- The American Apparel & Footwear Association made its recommendations to the U.S. Trade Representative.
- Amazon hasn't been on the list before, but China's Alibaba was included as recently as last year.
- Amazon says it has "zero tolerance" for counterfeits.
Amazon's counterfeit problem has caught the attention of a major retail industry advocacy group.
The American Apparel & Footwear Association, which represents more than 1,000 brands, recommended on Monday that certain Amazon sites be added to the U.S. government's annual "Notorious Markets" list, which identifies commerce sites and companies that facilitate the sale of counterfeit goods.
"Amazon has been a leader of, and has made valuable contributions to, the future of retail," AAFA said in a statement. "We believe Amazon can, and should, be a leader in the fight against counterfeits."
The Notorious Markets list is put out every year by the U.S. Trade Representative, highlighting physical and online retailers that enable copyright piracy, trademark infringement and counterfeiting. Amazon has never been on the list, but AAFA is now advocating that the company's properties in the U.K., Canada and Germany be added this year.
It's a troubling sign for Amazon, which has been overrun by counterfeiters in recent years after the company opened up its marketplace to sellers from across the globe, most notably China. While Amazon has publicly stated that it has a "zero tolerance" policy when it comes to counterfeit sales and has developed technology to try to identify problem sellers and storefronts, the site continues to suffer from growing sales of knockoffs in categories like apparel, kitchenware and skin and beauty products.
AAFA's recommendation could also provide more fodder for President Donald Trump in his quest to punish Amazon for what he says are unfair tax policies and CEO Jeff Bezos' ownership of The Washington Post. Trump has yet to go after Amazon for facilitating counterfeit sales or giving favorable treatment to Chinese merchants.
In response to the AAFA's call, Amazon said in a statement that it is "committed to protecting American intellectual property."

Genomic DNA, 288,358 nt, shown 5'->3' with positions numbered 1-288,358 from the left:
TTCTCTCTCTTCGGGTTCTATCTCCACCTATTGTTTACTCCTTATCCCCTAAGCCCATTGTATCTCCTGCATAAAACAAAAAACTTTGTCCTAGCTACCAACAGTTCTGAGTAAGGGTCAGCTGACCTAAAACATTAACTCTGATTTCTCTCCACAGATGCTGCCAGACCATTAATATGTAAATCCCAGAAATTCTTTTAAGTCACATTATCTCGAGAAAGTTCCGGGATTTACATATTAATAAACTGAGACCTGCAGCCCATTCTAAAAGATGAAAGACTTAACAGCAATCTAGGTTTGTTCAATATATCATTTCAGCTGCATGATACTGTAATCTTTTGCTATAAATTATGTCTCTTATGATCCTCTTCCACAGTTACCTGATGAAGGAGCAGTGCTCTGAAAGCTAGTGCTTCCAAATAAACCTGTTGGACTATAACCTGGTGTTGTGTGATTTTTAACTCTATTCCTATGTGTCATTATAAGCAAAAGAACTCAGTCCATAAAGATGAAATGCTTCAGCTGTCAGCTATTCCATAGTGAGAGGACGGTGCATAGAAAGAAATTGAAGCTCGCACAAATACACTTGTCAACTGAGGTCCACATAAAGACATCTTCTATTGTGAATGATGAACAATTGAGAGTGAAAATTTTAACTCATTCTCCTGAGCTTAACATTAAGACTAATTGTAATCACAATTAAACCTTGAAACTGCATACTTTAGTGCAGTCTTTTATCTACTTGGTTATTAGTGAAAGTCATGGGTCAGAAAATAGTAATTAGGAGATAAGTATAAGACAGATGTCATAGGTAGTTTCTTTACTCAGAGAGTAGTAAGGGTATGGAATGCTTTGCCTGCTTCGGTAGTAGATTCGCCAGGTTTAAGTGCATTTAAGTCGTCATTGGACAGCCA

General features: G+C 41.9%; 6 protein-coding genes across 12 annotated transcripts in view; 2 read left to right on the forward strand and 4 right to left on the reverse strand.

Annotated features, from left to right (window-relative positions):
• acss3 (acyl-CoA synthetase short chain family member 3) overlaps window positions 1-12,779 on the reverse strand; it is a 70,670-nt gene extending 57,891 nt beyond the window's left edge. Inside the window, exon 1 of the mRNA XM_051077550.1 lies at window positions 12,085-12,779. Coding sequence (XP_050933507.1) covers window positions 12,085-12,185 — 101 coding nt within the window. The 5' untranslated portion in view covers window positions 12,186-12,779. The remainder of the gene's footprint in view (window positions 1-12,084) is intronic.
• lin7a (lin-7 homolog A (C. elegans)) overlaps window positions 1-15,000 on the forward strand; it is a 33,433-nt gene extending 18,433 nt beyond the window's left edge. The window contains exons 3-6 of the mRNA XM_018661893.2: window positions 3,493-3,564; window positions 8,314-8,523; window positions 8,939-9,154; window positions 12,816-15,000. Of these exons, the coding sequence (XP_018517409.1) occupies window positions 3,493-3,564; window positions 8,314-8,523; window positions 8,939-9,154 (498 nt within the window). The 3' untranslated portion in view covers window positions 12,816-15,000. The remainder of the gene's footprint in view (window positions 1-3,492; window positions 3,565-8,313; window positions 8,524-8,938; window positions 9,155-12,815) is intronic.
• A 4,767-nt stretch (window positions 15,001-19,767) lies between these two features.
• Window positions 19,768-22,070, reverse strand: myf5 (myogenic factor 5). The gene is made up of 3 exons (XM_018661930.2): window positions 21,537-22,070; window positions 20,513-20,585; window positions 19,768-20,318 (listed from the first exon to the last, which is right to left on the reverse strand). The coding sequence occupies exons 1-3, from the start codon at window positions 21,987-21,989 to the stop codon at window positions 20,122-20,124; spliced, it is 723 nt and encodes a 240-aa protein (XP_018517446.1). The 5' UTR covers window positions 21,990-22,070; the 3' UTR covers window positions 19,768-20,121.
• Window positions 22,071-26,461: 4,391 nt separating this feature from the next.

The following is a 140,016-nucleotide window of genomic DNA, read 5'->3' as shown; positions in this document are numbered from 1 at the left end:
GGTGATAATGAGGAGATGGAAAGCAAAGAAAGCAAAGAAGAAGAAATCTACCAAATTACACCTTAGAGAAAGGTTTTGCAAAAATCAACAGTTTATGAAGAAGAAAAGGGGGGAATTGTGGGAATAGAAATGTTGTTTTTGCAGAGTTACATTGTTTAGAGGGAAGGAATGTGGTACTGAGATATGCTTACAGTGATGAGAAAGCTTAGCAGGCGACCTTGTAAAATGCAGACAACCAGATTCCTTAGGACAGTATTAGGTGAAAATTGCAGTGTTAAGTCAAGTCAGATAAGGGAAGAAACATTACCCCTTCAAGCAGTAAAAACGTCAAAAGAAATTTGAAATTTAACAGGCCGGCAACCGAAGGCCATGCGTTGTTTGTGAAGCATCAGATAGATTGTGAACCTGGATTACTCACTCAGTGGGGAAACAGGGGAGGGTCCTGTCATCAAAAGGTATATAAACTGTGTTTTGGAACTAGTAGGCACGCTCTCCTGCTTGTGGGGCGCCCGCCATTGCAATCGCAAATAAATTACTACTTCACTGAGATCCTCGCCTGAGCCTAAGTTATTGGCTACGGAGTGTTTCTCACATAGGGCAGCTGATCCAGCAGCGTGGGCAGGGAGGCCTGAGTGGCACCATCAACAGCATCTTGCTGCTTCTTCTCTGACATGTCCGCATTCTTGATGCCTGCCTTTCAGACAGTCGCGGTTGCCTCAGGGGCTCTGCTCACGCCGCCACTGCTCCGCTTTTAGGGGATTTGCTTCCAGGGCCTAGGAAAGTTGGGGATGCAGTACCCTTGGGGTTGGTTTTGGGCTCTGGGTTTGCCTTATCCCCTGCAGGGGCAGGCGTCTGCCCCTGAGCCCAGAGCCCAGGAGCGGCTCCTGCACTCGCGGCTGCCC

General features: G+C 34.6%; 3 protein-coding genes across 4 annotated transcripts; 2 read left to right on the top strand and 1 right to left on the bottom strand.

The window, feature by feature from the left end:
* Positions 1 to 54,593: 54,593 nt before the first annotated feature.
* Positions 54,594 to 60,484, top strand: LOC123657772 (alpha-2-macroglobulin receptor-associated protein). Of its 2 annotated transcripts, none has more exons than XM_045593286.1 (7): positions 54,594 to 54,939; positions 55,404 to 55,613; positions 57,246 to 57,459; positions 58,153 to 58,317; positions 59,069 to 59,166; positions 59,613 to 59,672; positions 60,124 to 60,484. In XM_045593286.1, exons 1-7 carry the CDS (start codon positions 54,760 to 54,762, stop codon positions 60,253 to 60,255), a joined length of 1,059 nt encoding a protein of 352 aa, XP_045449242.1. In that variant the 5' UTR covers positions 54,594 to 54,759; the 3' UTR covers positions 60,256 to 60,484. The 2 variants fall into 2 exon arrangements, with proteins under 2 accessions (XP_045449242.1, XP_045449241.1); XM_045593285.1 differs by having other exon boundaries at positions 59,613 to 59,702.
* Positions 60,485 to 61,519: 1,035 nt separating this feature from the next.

"We invest tremendous resources to protect our marketplace from inauthentic goods and will continue to work with AAFA and its members to protect their intellectual property and our customers. Amazon takes a global approach to our anti-counterfeiting efforts and have a global team that is available 24 hours a day, 7 days a week to respond to and take action on reported violations and notices of potential infringement," the company said. "Amazon investigated and took action on 95% of all worldwide notices of potential infringement received from Brand Registry within eight hours and brands in Brand Registry are finding and reporting 99% fewer suspected infringements than before the launch of Brand Registry."
In its letter to USTR, the apparel group said it's been in regular dialogue with Amazon over the past year related to its concerns, and in May some of the organization's members met with Amazon's customer and brand protection team in Seattle.
The biggest issues members face include knockoff brands using their trademarks to sell products, inconsistencies in the ways that Amazon responds to infringement complaints, unauthorized use of licensed images, inadequacies of the Brand Registry program to protect brands that enroll, and the commingling of inventory in fulfillment centers, causing authentic products to get mixed up with counterfeits.
"The damage to a brand's reputation can be immeasurable," the letter to USTR says. "Therefore, we encourage Amazon to improve and to actively enforce its intellectual property policies to keep counterfeit sellers off the platform."
AAFA recommended four other global websites for the list, as well as numerous physical markets in Latin America, Asia and the Middle East.
For the 2017 list, USTR highlighted Alibaba's Taobao.com as one of the most problematic sites because of the "prevalence of infringing listings and sales." USTR started producing the list in 2006, and began publishing it separate from its annual intellectual property report in 2011.